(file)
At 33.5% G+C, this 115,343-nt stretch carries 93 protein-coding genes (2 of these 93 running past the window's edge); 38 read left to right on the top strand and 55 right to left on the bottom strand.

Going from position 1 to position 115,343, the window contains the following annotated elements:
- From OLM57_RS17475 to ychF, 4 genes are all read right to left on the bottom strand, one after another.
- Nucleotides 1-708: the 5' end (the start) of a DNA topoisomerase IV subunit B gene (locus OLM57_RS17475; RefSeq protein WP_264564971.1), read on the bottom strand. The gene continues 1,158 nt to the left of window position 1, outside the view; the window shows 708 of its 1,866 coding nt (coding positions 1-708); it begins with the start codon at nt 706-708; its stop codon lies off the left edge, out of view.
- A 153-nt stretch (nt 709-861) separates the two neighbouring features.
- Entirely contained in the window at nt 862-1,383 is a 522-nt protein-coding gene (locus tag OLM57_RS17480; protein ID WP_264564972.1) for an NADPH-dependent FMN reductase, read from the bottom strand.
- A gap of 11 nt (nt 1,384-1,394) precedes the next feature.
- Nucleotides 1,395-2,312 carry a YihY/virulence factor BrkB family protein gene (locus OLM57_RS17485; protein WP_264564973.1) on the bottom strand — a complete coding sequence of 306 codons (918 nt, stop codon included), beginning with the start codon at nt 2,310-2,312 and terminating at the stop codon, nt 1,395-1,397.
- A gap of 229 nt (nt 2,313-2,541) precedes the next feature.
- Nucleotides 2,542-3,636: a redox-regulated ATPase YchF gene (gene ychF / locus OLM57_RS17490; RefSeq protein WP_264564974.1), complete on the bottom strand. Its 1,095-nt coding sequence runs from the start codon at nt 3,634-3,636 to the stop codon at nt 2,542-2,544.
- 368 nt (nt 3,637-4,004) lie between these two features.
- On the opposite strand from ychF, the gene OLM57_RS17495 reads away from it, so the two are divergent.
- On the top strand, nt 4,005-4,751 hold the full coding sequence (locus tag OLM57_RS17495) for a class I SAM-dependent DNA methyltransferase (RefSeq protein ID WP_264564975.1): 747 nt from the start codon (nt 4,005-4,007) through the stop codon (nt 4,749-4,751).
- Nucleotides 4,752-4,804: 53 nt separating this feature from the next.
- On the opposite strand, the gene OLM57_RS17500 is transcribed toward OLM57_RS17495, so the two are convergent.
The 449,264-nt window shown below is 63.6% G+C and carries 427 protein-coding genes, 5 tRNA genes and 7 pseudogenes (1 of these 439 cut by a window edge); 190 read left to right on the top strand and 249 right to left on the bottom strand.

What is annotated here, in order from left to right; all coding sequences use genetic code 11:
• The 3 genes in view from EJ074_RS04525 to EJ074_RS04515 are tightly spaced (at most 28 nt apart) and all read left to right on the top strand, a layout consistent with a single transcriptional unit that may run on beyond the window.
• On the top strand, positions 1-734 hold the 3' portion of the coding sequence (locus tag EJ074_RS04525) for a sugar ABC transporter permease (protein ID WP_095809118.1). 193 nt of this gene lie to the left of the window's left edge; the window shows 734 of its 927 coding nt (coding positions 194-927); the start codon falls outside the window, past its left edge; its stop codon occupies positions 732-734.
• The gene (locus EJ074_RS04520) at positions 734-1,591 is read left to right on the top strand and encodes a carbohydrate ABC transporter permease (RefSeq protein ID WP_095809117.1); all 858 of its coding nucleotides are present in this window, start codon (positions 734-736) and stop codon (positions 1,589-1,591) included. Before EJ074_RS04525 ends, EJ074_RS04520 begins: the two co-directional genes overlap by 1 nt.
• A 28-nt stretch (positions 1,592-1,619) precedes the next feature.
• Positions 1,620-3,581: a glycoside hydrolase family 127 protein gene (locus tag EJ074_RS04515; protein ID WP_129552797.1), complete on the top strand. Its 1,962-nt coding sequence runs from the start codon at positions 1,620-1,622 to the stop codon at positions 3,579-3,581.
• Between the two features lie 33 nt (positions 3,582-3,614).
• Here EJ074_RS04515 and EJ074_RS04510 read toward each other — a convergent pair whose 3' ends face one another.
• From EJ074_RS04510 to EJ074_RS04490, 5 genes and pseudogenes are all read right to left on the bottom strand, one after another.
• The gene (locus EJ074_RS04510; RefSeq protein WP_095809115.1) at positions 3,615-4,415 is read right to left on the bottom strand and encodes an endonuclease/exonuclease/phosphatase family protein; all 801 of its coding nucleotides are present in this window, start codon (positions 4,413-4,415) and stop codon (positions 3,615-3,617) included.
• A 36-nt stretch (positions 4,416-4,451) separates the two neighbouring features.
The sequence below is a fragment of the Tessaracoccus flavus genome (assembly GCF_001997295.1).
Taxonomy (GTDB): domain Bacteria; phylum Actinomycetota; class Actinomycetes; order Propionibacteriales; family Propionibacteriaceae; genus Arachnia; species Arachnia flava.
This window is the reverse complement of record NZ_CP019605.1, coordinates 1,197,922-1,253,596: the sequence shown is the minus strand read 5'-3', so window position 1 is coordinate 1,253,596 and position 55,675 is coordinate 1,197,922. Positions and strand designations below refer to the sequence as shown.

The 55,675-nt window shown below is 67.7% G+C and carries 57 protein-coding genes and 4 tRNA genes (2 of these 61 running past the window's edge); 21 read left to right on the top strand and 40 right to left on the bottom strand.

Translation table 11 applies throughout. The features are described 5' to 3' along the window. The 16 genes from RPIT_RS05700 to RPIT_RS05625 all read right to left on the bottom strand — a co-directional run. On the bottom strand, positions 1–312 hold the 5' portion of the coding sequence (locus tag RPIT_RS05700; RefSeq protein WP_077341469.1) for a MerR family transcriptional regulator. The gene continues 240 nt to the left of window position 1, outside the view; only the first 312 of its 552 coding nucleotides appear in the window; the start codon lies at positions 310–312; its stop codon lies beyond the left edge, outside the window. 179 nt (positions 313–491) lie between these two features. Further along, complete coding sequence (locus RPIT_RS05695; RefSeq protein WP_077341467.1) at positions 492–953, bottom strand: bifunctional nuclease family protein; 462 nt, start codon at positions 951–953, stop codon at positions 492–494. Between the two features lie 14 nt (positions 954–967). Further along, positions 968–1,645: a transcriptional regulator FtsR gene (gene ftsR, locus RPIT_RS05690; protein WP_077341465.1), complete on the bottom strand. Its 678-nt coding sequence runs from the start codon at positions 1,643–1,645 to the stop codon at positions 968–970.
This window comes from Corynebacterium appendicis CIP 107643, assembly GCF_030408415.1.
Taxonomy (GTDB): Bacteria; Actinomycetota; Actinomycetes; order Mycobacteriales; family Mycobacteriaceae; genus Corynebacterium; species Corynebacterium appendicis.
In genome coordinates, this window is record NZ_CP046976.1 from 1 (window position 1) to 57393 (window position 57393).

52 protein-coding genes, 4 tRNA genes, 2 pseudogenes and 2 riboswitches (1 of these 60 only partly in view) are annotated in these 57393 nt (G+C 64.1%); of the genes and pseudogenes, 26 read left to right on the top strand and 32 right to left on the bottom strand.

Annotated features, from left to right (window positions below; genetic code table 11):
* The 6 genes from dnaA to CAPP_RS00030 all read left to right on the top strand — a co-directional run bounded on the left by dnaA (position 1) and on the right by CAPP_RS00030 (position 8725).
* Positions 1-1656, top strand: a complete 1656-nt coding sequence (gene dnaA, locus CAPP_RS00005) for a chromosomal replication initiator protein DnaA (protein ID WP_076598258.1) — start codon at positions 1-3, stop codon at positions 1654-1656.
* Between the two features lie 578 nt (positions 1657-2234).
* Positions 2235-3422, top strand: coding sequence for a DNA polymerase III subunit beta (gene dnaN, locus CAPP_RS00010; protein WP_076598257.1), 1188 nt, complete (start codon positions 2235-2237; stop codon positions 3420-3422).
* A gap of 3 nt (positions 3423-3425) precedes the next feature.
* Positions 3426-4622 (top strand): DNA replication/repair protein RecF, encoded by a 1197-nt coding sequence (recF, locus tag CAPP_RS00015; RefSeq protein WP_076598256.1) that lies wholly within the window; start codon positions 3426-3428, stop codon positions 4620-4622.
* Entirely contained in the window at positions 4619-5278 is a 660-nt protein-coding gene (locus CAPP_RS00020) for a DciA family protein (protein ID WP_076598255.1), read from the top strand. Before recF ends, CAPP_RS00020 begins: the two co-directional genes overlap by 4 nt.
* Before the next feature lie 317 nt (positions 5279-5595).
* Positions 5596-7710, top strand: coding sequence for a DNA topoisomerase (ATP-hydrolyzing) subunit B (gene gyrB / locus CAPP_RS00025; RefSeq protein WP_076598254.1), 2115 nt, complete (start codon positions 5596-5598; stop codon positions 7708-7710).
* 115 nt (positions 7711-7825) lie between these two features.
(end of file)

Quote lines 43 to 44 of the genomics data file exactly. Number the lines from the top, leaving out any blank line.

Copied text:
* Positions 3426-4622 (top strand): DNA replication/repair protein RecF, encoded by a 1197-nt coding sequence (recF, locus tag CAPP_RS00015; RefSeq protein WP_076598256.1) that lies wholly within the window; start codon positions 3426-3428, stop codon positions 4620-4622.
* Entirely contained in the window at positions 4619-5278 is a 660-nt protein-coding gene (locus CAPP_RS00020) for a DciA family protein (protein ID WP_076598255.1), read from the top strand. Before recF ends, CAPP_RS00020 begins: the two co-directional genes overlap by 4 nt.